For the dog, try a simple solution of lemon water. Fleas are repelled by citrus, so this can work both as a flea preventive, and for making your dog smell clean and refreshing. A useful solution can be made by pouring boiled water over lemons and allowing them to steep over night. This solution can then be applied all over your dog's skin using a fresh spray bottle. And, the tried and true Brewer's yeast method cannot be left out. Brewer's yeast can be given as part of a regular diet in powdered form, sprinkled over the dog food, or in tablet form, perhaps wrapped in a small slice of bacon or cheese.
Home (or holistic) remedies aren't just for tree huggers anymore. It's important to take care of your dog from day to day, not just when it's feeling a little under the weather, and the best way to maintain the best health is often the most natural way. But most of all, it'll help keeping your "baby" from crying like a hound dog.
Clawing/scratching is one of those undesirable behaviors that can get a cat in trouble, especially when the item the cat decides to shred is the owner’s expensive couch or carpeting. Often, this behavior results in a frustrated owner and the cat ends up being tossed outdoors or even surrendered to the local shelter. However, that doesn’t need to be the case.
Cat owners do need to realize that, even though the behavior may be irritating to us, it’s a perfectly normal behavior from the cat’s perspective. Cats claw for many different reasons. They mark their territory that way, using both visual and chemical messages. They also scratch to sharpen their claws, helping to keep those claws in tip-top condition. Clawing is used a means of stretching muscles to keep them healthy and supple as well.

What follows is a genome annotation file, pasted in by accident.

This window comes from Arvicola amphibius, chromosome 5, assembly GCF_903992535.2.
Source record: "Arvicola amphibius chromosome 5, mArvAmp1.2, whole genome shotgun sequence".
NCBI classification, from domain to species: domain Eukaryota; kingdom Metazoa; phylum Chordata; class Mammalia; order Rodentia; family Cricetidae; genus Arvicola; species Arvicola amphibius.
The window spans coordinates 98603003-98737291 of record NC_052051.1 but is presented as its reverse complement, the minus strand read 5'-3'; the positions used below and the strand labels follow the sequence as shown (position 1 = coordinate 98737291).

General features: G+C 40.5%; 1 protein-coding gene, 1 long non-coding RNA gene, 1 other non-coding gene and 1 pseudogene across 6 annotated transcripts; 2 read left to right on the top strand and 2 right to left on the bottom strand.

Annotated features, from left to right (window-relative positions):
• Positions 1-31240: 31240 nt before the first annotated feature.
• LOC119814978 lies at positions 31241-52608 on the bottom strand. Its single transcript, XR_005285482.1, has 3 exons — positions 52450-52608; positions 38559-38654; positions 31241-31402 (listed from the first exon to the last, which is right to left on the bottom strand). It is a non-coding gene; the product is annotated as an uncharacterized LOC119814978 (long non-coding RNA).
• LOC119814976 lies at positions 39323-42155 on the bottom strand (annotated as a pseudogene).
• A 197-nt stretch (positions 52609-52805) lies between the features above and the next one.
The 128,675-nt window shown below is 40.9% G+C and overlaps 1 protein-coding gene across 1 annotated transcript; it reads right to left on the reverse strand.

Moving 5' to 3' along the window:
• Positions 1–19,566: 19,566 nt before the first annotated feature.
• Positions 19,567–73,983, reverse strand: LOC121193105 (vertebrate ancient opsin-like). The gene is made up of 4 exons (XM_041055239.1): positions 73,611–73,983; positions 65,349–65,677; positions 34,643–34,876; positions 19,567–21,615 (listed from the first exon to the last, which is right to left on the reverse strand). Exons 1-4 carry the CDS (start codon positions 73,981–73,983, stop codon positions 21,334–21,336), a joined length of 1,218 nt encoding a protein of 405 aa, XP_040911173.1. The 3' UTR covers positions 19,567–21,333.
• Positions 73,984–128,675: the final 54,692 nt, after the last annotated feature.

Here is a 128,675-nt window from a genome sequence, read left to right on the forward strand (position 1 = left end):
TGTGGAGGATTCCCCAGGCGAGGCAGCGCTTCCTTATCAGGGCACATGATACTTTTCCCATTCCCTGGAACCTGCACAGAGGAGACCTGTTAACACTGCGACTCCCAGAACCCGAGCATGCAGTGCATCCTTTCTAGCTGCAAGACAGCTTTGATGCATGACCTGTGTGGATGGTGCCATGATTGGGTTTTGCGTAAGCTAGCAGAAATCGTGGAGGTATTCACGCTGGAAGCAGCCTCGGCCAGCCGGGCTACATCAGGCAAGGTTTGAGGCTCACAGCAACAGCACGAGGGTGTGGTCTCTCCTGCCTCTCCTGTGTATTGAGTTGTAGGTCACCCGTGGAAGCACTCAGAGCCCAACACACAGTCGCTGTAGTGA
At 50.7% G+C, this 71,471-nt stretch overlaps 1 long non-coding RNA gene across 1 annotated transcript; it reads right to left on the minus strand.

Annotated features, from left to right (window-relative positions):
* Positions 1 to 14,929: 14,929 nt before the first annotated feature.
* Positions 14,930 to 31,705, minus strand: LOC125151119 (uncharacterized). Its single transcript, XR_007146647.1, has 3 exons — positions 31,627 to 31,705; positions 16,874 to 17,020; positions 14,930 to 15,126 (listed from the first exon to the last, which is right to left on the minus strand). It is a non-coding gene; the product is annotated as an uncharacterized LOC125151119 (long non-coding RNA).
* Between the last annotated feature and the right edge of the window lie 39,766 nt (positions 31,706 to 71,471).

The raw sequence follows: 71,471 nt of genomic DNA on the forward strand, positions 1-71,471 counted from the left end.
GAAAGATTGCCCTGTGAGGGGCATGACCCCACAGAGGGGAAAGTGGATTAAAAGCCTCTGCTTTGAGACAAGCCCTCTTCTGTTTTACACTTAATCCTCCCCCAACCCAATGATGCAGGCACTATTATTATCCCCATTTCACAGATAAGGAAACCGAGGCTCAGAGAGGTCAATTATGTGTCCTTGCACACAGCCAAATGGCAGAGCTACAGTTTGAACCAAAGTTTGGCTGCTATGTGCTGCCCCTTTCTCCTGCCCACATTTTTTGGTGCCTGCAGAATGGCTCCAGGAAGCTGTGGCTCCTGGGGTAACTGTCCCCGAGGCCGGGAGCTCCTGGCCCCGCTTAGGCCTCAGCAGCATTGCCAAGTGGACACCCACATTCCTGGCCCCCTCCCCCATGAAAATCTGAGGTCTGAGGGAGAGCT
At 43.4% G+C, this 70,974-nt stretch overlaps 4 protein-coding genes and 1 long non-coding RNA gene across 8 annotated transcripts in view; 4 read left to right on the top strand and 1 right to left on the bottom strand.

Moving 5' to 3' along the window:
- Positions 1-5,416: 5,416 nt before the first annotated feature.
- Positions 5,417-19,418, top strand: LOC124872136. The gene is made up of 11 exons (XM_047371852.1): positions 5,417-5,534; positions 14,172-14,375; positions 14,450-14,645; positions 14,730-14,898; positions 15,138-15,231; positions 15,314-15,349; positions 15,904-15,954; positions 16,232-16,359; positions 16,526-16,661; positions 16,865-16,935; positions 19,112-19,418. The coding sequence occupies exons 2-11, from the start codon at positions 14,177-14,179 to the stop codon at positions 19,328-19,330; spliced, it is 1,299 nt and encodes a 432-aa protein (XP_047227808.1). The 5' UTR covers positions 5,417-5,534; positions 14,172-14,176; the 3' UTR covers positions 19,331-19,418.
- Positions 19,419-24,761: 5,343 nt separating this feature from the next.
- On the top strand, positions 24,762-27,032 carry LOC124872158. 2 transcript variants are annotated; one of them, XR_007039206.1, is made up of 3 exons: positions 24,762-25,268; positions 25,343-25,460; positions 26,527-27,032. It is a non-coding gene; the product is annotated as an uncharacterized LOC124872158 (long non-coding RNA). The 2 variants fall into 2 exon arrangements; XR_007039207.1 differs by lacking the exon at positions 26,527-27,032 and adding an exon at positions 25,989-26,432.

Scratching is a basic need for all cats. Your cat is not clawing your furniture out of spite or vindictiveness. He (or she, as the case may be) is clawing because he’s a cat. Fortunately, there are some things that you can do to discourage your cat from using your furniture as a scratching post. Here are some tips.
Once your cat is regularly using the alternative scratching surface, you can slowly move it (a short distance at a time) to a more acceptable location, if desired. You can also remove the runner or whatever deterrent was used to make the original area unattractive to your cat.
Households with more than one cat will require a separate scratching area for each cat. Scratching surfaces are an essential basic need for the feline and your cat may not want to share.
There may be additional help in the future in the form of a pheromone product that simulates the pheromone released from glands in your cat’s feet (called the plantar pad glands) during the clawing process. These pheromones are used as a chemical marker and serve as a means for your cat to tell the world that your home is his territory. A recent study funded by a grant from the Winn Feline Foundation looked at a synthetic version of this pheromone (named the feline interdigital semiochemical, or FIS) and found that “the presence of FIS can influence and prime the location for this important feline behavior (scratching). It also gives specific, long lasting information to other cats. Using the semiochemical approach can modify the choice of areas selected spontaneously by cats. In the future, it could be used as a preventative measure for a cat arriving at a new home or control or change inappropriate scratching behavior.”